"I never one time thought I'm going to die," Holmes says. "I was focusing on what I could control, keeping a cool head and not breathing."

He did wonder at one moment how deep he was, six inches, four feet, 10 feet? Eventually Holmes lost the battle between his brain and his lungs and after about four or five minutes, he estimates, he passed out. A couple of minutes later he was unearthed.

JT Holmes competes during the 2009 Xtreme freeride contest in Verbier, Switzerland.
Jean-Christophe Bott, Keystone / AP
JT Holmes competes during the 2009 Xtreme freeride contest in Verbier, Switzerland.

The next thing Holmes remembers is coming to and seeing the faces of his rescuers. He says everything was very bright, and for the first time during the experience he was really scared. But just like Jimmy Chin and Elyse Saugstad, he was not seriously injured.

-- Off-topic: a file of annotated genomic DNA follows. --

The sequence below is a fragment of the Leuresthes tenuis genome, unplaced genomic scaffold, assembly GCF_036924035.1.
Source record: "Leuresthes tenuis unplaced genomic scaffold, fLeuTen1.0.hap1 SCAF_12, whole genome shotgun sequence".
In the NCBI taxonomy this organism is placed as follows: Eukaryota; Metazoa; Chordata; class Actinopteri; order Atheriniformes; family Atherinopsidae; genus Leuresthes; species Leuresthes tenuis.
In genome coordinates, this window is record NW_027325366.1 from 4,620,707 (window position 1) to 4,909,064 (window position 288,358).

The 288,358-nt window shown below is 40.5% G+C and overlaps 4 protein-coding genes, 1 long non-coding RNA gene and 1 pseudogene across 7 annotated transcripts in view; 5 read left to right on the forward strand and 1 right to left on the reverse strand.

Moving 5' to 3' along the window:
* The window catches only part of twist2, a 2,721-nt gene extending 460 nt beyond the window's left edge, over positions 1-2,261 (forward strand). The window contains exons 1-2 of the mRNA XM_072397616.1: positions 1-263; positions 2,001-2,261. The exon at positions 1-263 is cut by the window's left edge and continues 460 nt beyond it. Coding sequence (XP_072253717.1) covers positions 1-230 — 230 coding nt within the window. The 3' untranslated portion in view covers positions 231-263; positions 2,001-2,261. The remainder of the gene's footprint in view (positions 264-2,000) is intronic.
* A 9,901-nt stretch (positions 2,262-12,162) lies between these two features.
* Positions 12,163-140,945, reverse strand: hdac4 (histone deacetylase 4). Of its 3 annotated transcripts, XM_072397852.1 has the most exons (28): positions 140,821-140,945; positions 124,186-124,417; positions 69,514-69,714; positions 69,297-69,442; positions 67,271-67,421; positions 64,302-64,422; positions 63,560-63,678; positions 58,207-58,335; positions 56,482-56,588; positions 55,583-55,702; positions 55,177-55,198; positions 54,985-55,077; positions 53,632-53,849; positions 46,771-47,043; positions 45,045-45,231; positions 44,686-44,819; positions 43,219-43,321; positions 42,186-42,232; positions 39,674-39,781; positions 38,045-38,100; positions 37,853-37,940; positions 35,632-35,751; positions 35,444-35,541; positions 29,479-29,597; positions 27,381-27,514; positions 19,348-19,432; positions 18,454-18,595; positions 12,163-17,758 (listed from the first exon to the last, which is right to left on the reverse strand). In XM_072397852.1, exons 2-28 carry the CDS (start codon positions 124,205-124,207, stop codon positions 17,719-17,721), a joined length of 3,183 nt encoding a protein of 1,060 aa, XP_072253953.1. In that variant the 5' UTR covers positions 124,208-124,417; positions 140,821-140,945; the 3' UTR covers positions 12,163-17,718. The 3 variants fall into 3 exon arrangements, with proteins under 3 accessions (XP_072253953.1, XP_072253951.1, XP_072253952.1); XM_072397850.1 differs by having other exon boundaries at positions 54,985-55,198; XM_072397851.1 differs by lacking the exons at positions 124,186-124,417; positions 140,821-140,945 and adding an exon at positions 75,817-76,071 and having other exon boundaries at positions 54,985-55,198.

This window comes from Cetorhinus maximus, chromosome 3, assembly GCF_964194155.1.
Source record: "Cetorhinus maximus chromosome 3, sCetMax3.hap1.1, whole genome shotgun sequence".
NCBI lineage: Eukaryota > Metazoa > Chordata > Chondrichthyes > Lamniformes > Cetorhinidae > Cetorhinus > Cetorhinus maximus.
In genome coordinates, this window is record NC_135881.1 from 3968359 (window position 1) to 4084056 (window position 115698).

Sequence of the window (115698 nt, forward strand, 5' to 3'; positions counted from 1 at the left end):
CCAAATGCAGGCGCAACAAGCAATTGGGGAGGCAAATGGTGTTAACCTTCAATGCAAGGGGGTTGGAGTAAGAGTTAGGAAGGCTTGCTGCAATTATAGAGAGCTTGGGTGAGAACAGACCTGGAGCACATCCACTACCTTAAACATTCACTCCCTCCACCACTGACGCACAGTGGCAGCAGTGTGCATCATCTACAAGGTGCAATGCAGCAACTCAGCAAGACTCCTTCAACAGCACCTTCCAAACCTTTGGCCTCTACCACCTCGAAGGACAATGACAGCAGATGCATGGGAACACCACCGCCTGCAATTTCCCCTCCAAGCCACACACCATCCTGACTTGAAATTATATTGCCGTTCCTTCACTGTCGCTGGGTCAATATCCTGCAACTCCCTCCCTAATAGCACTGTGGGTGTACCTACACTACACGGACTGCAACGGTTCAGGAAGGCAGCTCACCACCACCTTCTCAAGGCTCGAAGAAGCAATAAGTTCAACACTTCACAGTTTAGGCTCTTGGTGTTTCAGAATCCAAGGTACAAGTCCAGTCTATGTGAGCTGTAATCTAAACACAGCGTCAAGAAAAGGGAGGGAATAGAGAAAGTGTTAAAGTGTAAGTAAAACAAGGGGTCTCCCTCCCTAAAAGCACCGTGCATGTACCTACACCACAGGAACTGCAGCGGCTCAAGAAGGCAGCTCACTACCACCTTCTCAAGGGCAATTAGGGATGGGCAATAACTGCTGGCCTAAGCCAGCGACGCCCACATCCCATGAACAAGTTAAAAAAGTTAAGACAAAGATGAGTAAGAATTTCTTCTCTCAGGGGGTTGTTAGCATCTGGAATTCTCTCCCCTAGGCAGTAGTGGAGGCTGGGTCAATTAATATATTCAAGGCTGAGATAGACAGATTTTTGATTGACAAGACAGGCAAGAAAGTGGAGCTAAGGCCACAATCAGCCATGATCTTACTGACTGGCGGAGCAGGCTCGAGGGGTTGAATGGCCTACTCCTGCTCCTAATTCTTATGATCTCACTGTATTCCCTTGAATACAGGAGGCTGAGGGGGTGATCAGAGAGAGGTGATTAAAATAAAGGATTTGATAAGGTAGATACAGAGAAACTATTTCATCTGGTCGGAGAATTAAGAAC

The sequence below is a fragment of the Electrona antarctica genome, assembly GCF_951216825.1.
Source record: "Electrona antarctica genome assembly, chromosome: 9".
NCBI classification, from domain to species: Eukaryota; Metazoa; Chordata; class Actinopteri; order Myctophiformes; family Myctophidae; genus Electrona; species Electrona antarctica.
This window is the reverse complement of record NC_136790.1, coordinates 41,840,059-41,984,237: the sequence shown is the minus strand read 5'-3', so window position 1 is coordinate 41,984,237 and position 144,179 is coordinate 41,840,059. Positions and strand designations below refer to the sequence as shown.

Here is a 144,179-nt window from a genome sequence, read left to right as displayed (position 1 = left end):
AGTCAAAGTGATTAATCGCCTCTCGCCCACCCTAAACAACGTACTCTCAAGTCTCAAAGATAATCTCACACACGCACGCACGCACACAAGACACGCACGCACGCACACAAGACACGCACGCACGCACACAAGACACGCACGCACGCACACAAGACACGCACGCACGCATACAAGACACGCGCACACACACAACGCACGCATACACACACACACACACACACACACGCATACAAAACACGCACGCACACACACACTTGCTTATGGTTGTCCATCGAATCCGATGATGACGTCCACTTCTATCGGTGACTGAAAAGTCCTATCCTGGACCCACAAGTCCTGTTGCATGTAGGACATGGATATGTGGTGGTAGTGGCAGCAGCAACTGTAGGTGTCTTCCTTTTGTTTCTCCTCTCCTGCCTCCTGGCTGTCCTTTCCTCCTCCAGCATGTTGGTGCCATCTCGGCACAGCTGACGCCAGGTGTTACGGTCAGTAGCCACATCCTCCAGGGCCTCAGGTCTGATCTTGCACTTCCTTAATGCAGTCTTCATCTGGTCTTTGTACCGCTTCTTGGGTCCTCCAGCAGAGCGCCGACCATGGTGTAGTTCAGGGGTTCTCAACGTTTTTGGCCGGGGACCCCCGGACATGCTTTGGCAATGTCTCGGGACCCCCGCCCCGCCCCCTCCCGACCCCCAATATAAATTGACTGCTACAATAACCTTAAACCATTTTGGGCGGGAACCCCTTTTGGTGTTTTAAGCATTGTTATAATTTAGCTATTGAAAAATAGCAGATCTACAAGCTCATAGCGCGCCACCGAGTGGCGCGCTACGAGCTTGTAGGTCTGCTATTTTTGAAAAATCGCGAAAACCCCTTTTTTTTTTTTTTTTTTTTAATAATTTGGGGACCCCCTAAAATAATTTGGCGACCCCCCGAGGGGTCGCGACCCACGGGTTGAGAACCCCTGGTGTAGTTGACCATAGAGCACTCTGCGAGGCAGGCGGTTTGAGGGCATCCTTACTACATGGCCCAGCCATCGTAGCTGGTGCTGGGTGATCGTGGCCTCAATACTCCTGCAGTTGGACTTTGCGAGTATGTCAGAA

And all three survivors say despite their close calls they are not about to lead tamer lives.

"It probably reinforced that what I was doing is what I am meant to do," Chin says. "I can't help but think, well apparently it wasn't my time because if there was a time, that would have been the time."

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Two-time Peabody Award-winner Peter Breslow is a senior producer for NPR's newsmagazine Weekend Edition. He has been with the program since 1992. Prior to that, he was a producer for NPR's All Things Considered.